What is hairy cell leukemia?


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Know the basics

What is hairy cell leukemia?

Hairy cell leukemia is a rare kind of blood cancer (malignancy).It’s a disease of B cells, or lymphocytes, a type of white blood cell. The name refers to the hairy look of the cells under a microscope. This kind of leukemia is more common among men than women, usually middle-aged. About 2% of all leukemia cases are hairy cell leukemia.

How common is hairy cell leukemia?

Hairy cell leukemia is considered a chronic disease. It affects more men than women, and it occurs most commonly in middle-aged or older adults. You can minimize the chance of having hernias by reducing your risk factors. Please discuss with your doctor for further information.

Know the symptoms

What are the symptoms of hairy cell leukemia?

Symptoms of HCL may include any of the following:

  • Easy bruising or bleeding
  • Excessive sweating (especially at night)
  • Fatigue
  • Feeling full after eating only a small amount
  • Recurrent infections and fevers
  • Pain or fullness in the upper left belly
  • Swollen lymph glands
  • Weakness
  • Weight loss

There may be some signs or symptoms not listed above. If you have any concerns about a symptom, please consult your doctor.

When should I see my doctor?

If you have any signs or symptoms listed above or have any questions, please consult with your doctor. Everyone’s body acts differently. It is always best to discuss with your doctor what is best for your situation.

Know the causes

What causes hairy cell leukemia?

HCL occurs when cells develop errors in their DNA and lead to the abnormal growth of B cells. This condition creates too many white blood cells and lowers the number of normal blood cells. Why these mutations occur isn’t known and still is researching.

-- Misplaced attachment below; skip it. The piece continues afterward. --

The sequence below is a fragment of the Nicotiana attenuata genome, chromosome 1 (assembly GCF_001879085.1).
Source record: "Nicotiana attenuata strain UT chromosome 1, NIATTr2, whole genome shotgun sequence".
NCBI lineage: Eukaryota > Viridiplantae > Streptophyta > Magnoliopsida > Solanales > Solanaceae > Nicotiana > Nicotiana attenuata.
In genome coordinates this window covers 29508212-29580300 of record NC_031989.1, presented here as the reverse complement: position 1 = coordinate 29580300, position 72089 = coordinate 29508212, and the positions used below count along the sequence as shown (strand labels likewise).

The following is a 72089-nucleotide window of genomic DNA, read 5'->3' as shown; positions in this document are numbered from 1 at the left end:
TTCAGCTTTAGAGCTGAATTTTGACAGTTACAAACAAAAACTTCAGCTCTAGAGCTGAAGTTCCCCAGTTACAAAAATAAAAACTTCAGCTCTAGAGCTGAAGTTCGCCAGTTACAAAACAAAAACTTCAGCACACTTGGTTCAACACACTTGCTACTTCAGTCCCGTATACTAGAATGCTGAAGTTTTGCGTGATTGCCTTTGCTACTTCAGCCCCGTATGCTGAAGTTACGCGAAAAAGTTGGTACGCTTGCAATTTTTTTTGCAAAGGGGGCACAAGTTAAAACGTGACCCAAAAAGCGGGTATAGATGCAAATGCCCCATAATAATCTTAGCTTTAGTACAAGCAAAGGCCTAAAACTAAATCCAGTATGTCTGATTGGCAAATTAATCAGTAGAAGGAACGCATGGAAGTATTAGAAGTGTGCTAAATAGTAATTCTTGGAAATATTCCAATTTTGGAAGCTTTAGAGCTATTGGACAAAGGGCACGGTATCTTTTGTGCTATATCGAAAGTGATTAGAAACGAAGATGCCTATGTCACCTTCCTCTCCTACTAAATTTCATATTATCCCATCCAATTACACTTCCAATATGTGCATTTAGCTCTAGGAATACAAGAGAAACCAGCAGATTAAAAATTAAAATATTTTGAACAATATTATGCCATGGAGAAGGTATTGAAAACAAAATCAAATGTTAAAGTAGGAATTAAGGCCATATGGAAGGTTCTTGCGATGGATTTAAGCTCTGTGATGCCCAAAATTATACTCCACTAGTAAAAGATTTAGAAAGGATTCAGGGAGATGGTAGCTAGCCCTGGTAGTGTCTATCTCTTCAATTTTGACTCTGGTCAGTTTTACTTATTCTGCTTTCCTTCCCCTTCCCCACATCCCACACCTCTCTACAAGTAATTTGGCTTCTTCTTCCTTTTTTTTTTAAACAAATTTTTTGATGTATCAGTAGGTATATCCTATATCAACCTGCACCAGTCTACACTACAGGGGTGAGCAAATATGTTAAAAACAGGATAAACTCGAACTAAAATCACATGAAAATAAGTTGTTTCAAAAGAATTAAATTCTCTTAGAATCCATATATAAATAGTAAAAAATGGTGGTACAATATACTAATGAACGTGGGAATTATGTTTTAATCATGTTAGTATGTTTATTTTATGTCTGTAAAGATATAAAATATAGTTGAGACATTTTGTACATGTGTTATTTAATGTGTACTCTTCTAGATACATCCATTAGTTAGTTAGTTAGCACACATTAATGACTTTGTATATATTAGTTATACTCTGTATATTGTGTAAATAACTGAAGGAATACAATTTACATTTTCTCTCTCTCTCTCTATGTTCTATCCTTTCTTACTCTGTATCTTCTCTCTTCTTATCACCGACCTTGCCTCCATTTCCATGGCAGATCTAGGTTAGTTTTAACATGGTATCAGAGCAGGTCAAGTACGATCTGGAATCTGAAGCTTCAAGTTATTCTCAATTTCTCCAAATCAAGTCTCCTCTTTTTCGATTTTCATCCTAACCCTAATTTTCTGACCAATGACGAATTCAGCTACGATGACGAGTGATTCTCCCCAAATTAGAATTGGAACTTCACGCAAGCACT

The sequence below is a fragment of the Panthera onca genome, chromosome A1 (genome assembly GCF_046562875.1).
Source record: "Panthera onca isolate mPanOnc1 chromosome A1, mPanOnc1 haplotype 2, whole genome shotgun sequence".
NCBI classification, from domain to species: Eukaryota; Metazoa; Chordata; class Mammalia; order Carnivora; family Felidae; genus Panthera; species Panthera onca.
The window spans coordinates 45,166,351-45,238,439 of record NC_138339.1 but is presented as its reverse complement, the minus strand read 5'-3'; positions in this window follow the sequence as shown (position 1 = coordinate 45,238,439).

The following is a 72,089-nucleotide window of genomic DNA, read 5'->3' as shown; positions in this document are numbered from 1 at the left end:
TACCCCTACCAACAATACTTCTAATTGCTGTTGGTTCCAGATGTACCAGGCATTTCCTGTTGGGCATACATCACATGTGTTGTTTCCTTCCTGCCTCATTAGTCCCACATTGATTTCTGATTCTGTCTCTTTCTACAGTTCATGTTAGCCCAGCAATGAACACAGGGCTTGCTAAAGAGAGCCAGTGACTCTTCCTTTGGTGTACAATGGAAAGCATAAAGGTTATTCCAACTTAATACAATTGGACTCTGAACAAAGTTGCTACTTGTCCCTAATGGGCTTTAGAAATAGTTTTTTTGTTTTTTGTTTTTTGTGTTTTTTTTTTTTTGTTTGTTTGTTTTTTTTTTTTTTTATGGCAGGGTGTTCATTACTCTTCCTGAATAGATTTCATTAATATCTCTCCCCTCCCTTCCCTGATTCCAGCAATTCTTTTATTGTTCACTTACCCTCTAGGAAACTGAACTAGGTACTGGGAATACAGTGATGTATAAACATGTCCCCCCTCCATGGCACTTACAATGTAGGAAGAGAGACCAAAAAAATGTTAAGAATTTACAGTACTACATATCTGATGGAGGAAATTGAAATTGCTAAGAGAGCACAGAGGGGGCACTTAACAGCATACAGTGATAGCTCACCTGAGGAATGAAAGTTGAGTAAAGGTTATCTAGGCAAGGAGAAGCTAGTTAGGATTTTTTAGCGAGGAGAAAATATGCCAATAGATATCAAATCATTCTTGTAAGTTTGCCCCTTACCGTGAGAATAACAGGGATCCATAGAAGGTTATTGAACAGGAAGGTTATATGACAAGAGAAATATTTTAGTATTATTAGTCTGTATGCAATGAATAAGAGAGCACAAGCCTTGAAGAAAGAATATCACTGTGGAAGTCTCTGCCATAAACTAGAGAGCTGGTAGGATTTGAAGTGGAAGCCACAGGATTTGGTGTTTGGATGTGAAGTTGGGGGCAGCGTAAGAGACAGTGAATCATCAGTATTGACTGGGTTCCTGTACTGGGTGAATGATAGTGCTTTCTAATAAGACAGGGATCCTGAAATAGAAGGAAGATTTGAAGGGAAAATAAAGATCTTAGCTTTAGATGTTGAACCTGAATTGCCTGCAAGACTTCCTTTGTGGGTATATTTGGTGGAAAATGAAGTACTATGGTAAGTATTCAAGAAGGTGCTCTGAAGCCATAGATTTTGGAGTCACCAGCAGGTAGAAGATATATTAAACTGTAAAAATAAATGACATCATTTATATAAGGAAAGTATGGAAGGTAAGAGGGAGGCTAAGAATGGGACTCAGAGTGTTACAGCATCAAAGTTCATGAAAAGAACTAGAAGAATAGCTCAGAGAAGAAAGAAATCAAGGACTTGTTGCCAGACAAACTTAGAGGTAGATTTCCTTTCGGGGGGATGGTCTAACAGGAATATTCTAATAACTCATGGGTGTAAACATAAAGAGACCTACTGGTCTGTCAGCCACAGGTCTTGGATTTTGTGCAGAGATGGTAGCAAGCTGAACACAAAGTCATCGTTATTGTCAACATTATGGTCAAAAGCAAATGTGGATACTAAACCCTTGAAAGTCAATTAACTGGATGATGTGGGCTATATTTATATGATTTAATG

Know the risk factors

What increases my risk for hairy cell leukemia?

Certain factors may increase your risk of developing hairy cell leukemia:

  • Exposure to radiation.
  • Exposure to chemicals.
  • Exposure to sawdust.

Not having risk factors does not mean you will not get hamstring strians. These factors are for reference only. You should consult your doctor for more details.

Understand the diagnosis & treatment

The information provided is not a substitute for any medical advice. ALWAYS consult with your doctor for more information.

How is hairy cell leukemia diagnosed?

The health care provider makes a preliminary diagnosis from the medical history, blood tests, and physical examination. The final diagnosis depends on finding the special hairy white blood cells in the blood. A referral will be made to a blood specialist (hematologist). A biopsy of bone marrow is performed. In this biopsy, the hematologist takes a sample of bone marrow for study with a microscope and performs additional tests on the bone marrow sample.

How is hairy cell leukemia treated?

Treatment may not be needed for the early stages of this disease. Some patients may need an occasional blood transfusion.

If treatment is needed because of very low blood counts, chemotherapy drugs can be used. In most cases, chemotherapy can relieve the symptoms for many years. Besides, your doctor may use some new drugs include cladribine (2-CDA) and 2 deoxycoformycin (DCF, pentostatin). About three-fourths of people have a complete response. Side effects include a temporary decrease in blood counts and numbness and tingling in fingers and toes. Interferon or rituximab might be tried if chemotherapy doesn’t work or isn’t possible.

Lifestyle changes & home remedies

What are some lifestyle changes or home remedies that can help me manage hairy cell leukemia?

The following lifestyles and home remedies might help you cope with hairy cell leukemia:

  • Re-examinate punctually to keep track on the disease’s progress and your health condition.
  • Follow your doctor’s instruction, take medicines as advised by your doctor.

If you have any questions, please consult with your doctor to better understand the best solution for you.

Hello Health Group does not provide medical advice, diagnosis or treatment.


Review Date: May 30, 2016 | Last Modified: January 4, 2017

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